Bloomberg Businessweek


David Swensen built a $29 billion fortune for his university and revolutionized investing. What’s wrong with that?

On a Tuesday in early April, David Swensen sat onstage in a gradually filling lecture hall. Sunlight slanted through a Tiffany stained-glass window of angels personifying various pursuits of the mind. Outside, tour groups moved along the paths of Yale’s Old Campus, spilling onto topsoil ventilated with small holes to speed the growth of the grass upon which undergrads would picturesquely recline in warmer weather.

Swensen is a legend at Yale, and its highest-paid employee. But he’s neither the university president nor the football coach. He’s the money manager who for 34 years has been in charge of the endowment—the multibillion-dollar pool of money, seeded and fed by donations, that comprises Yale’s fortune. It’s largely thanks to Swensen that the university can woo star scholars, that its admissions can be need-blind, its libraries and cafeterias staffed, its sports teams fielded, its grad students stipended, its antique windows tended, and its lawns aerated.

The afternoon’s event was a conversation on personal finance with NPR correspondent Chris Arnold. “This is my passion,” Swensen told the audience. He warned about how money managers can take advantage of their clients. “All of the ads that you see steer you in the wrong direction, because it’s ad money being spent by for-profit organizations.” In khakis, a button-down, and a fleece vest with a Y over his chest, Swensen at 65 is square-jawed, with a teenager’s gangly frame. Several years ago he began receiving treatment for cancer. Onstage, he moved with evident effort, and his speech was punctuated by pauses for breath.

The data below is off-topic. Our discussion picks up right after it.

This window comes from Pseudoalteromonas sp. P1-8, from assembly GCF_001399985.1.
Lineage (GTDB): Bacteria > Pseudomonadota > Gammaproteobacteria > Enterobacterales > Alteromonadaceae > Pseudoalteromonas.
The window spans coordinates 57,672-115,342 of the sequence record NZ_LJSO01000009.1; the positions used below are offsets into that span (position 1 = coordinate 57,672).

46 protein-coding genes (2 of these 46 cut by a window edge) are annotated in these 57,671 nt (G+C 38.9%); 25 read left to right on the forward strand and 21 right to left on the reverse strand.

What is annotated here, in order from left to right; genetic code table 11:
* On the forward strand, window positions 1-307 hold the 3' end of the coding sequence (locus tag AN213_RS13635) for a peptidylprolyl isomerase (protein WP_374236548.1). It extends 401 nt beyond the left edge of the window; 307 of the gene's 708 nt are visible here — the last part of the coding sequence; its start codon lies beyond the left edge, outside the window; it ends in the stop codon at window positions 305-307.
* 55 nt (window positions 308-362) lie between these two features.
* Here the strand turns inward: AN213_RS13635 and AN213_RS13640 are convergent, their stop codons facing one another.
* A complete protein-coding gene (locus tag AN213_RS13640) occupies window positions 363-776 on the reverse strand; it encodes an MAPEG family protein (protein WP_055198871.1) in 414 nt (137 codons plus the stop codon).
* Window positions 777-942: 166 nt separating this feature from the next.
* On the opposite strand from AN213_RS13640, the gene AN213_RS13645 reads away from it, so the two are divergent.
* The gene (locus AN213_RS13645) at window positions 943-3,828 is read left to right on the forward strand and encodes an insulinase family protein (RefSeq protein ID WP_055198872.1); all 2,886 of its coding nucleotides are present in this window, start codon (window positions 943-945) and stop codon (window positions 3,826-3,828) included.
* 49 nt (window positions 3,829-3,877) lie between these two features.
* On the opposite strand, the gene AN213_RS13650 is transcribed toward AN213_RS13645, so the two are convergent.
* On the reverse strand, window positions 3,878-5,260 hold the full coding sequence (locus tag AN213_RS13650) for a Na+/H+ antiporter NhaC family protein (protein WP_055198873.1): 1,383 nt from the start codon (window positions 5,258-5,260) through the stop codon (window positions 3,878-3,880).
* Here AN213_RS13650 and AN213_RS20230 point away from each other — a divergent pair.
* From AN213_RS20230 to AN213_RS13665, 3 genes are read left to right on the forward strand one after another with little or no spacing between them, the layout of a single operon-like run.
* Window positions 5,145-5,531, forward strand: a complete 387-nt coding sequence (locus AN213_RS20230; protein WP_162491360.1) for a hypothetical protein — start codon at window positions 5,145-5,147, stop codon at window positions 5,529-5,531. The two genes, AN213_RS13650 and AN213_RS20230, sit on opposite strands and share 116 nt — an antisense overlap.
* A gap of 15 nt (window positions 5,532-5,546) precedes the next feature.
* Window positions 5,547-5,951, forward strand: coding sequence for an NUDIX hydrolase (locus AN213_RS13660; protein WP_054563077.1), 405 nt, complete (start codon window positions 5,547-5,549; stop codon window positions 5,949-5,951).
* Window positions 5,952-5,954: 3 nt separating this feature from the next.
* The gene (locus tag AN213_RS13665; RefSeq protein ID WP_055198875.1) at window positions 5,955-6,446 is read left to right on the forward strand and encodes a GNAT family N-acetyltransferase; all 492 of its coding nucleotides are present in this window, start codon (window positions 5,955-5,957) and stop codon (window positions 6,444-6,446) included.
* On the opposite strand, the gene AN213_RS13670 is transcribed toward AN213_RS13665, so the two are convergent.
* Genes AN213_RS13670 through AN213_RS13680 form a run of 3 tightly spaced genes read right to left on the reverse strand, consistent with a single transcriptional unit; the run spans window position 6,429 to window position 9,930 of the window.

Exactly halfway through the hourlong conversation, a member of the Yale Democratic Socialists named Lorna Chitty stood up in the second row. A few dozen other stone-faced students also rose. “David Swensen,” she proclaimed, “while you stand here teaching us how to hoard wealth, there are 20 students occupying the investments office. When will you respond to the years of student activism calling for you to divest from holdings in Puerto Rican debt and the fossil fuel industry?” From the stage, Arnold proposed that the protesters hold off until the Q&A, when everyone could have “a civil exchange of questions.”

“Instead,” Chitty responded, “we will be leaving and joining our comrades who are sitting at the investments office.” As the students filed out they shook their banners and chanted, “Hey, hey! Ho, ho! Fossil fuels have got to go!” The disruption wasn’t a surprise—Yale police were on hand—and it lasted a mere two minutes. (A few blocks away, the investment-office occupiers got

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